Comrades, is the ICL section in Germany fighting for the country’s withdrawal from NATO? Should revolutionaries defend the withdrawal of their countries from NATO and the end of this reactionary imperialist alliance that is an enemy of the oppressed peoples of the world? If the answer to these questions is yes, then there is no question of the break-up and end of NATO only being something progressive if it is “smashed by the revolution”. That’s the ideal end, but it’s entirely possible that this could happen prior to revolutionary victories, as a result of pressure from the working-class movement or military defeats suffered by it in its military adventures. BL would be against this break-up of NATO because these means could lead to a Third World War via new imperialist alignments? So, does this mean that the BL only defends the end of NATO if this is done by the revolution and does not defend its end by any other means (pressure from the workers’ movement, military defeats of NATO)?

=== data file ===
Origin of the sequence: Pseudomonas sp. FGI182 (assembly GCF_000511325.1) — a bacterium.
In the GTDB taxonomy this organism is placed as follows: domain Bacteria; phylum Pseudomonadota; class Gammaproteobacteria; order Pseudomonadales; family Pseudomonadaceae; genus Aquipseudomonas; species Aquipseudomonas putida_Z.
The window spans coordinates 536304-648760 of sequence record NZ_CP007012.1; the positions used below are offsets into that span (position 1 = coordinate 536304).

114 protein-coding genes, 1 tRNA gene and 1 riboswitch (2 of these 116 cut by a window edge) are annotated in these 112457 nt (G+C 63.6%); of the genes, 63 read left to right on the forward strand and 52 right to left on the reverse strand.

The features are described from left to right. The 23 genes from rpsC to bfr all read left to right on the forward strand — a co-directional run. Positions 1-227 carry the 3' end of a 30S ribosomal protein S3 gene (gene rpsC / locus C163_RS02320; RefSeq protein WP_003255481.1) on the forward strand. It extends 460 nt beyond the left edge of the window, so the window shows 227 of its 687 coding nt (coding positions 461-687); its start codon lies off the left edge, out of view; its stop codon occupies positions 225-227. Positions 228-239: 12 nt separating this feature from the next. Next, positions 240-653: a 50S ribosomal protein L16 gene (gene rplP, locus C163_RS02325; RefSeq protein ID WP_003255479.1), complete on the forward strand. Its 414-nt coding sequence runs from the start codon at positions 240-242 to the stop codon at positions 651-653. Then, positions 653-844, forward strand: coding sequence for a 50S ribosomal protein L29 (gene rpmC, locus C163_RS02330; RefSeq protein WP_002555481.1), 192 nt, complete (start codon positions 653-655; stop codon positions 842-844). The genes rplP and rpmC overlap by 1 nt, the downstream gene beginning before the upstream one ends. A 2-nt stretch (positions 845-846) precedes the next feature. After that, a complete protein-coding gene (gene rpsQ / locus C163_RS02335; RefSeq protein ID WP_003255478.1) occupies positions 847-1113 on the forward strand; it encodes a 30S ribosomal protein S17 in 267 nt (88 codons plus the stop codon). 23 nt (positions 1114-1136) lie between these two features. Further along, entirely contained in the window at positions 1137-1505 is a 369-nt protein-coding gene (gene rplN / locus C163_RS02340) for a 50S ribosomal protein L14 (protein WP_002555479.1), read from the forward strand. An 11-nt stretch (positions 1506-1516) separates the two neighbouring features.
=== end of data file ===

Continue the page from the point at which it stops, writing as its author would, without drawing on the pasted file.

Such a position would be totally inconsistent with Leninism. The defeat of imperialist interests on the battlefields is as much a part of the anti-imperialist perspective of Marxism as workers’ pressure and, ultimately, their open revolutionary struggle. Revolutionaries cannot refuse to defend the end of NATO, the withdrawal of the allied countries wherever they are and the defence of their defeat in their reactionary military onslaughts. Workers are not to blame for a hypothetical imperialist realignment or World War III that could result from the deserved defeats of the US-dominated imperialist coalition. NATO must be defeated. Only the workers can make this defeat consequential and definitive.

d) Permanent Revolution, Spartacism and concrete perspectives